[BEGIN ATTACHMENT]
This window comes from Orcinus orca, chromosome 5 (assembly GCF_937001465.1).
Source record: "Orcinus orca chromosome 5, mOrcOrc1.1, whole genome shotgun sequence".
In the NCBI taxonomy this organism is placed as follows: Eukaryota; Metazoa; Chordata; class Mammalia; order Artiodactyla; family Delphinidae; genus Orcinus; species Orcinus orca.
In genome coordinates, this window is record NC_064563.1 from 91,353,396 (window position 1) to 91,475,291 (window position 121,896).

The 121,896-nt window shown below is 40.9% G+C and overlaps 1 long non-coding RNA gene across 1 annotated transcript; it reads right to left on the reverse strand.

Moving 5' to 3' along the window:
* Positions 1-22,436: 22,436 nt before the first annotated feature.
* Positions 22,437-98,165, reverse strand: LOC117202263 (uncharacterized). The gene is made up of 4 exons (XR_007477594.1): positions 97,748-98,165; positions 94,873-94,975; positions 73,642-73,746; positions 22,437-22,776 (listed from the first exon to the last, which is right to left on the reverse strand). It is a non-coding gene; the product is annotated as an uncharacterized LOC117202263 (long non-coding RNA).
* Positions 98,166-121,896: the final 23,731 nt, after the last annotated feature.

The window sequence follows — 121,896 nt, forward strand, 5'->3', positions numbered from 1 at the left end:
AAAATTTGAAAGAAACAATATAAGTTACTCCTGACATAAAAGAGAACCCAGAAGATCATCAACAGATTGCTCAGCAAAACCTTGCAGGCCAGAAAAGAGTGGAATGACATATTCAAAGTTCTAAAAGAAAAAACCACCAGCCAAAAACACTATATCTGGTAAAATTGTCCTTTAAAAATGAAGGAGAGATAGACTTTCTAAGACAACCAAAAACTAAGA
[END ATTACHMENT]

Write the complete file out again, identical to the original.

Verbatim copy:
This window comes from Orcinus orca, chromosome 5 (assembly GCF_937001465.1).
Source record: "Orcinus orca chromosome 5, mOrcOrc1.1, whole genome shotgun sequence".
In the NCBI taxonomy this organism is placed as follows: Eukaryota; Metazoa; Chordata; class Mammalia; order Artiodactyla; family Delphinidae; genus Orcinus; species Orcinus orca.
In genome coordinates, this window is record NC_064563.1 from 91,353,396 (window position 1) to 91,475,291 (window position 121,896).

The 121,896-nt window shown below is 40.9% G+C and overlaps 1 long non-coding RNA gene across 1 annotated transcript; it reads right to left on the reverse strand.

Moving 5' to 3' along the window:
* Positions 1-22,436: 22,436 nt before the first annotated feature.
* Positions 22,437-98,165, reverse strand: LOC117202263 (uncharacterized). The gene is made up of 4 exons (XR_007477594.1): positions 97,748-98,165; positions 94,873-94,975; positions 73,642-73,746; positions 22,437-22,776 (listed from the first exon to the last, which is right to left on the reverse strand). It is a non-coding gene; the product is annotated as an uncharacterized LOC117202263 (long non-coding RNA).
* Positions 98,166-121,896: the final 23,731 nt, after the last annotated feature.

The window sequence follows — 121,896 nt, forward strand, 5'->3', positions numbered from 1 at the left end:
AAAATTTGAAAGAAACAATATAAGTTACTCCTGACATAAAAGAGAACCCAGAAGATCATCAACAGATTGCTCAGCAAAACCTTGCAGGCCAGAAAAGAGTGGAATGACATATTCAAAGTTCTAAAAGAAAAAACCACCAGCCAAAAACACTATATCTGGTAAAATTGTCCTTTAAAAATGAAGGAGAGATAGACTTTCTAAGACAACCAAAAACTAAGA